Speaking of something happening, SOMETHING’S GOTTA HAPPEN! That’s the #1 essential ingredient to a great story. But that doesn’t mean your story is just a long string of “something happens” tied together by a whole bunch of ands.
Think cause and effect: Something happens in your story, and then BECAUSE OF THAT something else happens. And then BECAUSE OF THAT something else happens. Then BECAUSE OF THAT you have a big (or little) aha, and we all go home happy.
But something’s gotta happen.
A story is about change. Transformation. Something’s different at the end than it was at the beginning. Doesn’t have to be earth shattering, but it’s important that you (or the protagonist) be impacted by the thing that happens. You have to be changed. This goes back to point #2. How’d you overcome the problem? How were you changed by the thing that happened? That transformation is what we get to experience vicariously through you. We feel you being impacted by the thing that happens. We connect our humanity with yours. The world becomes a tiny bit smaller.
Get specific. The universal is in the details. The truth is no one is really that interested in your story (except maybe your mom and your best friend). What we’re interested in is how your story sparks the stories inside ourselves. How it takes us into a world we never knew before. How it reminds of the challenges we’ve overcome, or the adventures we once had, or haven’t had yet.
We want to hear how your story teaches us how to be human. We want the universal truth that lives inside your story. But the more deeply you go into the specific details of your story (What color was the sky? What were you secretly thinking while the rain poured down? What did the grass smell like?) Those specific details of your story become the portal to the universal truth that I can then better relate to.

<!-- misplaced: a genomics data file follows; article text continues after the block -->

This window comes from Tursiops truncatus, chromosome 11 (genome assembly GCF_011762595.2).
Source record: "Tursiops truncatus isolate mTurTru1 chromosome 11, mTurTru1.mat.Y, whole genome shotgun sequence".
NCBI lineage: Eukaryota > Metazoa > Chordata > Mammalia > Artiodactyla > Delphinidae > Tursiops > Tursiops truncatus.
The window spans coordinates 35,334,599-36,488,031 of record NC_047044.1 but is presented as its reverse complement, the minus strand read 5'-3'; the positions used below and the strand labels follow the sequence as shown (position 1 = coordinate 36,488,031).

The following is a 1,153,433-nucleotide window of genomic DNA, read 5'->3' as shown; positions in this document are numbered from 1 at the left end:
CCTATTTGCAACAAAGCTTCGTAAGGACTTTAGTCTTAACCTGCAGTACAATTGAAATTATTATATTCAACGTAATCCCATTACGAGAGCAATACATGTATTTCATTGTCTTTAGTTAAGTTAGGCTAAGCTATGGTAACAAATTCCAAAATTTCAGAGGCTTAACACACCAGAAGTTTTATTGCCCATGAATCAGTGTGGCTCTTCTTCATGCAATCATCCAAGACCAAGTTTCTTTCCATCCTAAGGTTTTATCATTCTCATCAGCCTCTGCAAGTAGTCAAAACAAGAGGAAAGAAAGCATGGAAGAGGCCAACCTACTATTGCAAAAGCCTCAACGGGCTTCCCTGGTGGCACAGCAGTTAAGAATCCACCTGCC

Stakes! A stories gotta have stakes! A good story is about someone who really really wants something they may or may not get. Or someone who has something they may or may not lose. The “may or may not” part is the stakes. That’s what puts us on the edge of our seats. That’s what makes us wonder? (Is he gonna get the girl? Is she gonna make it home? Is he gonna fall off the horse? Is she gonna lose her job?) Make us wonder how the story’s gonna end.
Which reminds me of one of my favorites: Tell the story as if you don’t know how it ends. Bring us right into the action. Right into the mystery. Right into the “What’s gonna happen next?!?!) If you tell it in reporter mode, just reporting on a thing that happened a long time ago that you already know the ending to, we’re more likely to yawn. But bring us right into the action, join us in the mystery, and you’ll have us right on the edge of our seats, leaning in for the next word.
I’ve got more tips where those came from, but I’’ll stop at 10. I don’t want to overwhelm you. Leave a comment to let me know if these were helpful for you!
Johanna, you know your stuff – and you know the stuff of storytelling. These tips are helpful, great reminders to help us be successful. I am so grateful for how much you share to help the rest of us. Thank you Johanna. See you at the slam.
Thanks Carol! Looking forward to seeing you at the slam tonight. Maybe put your name in the hat?!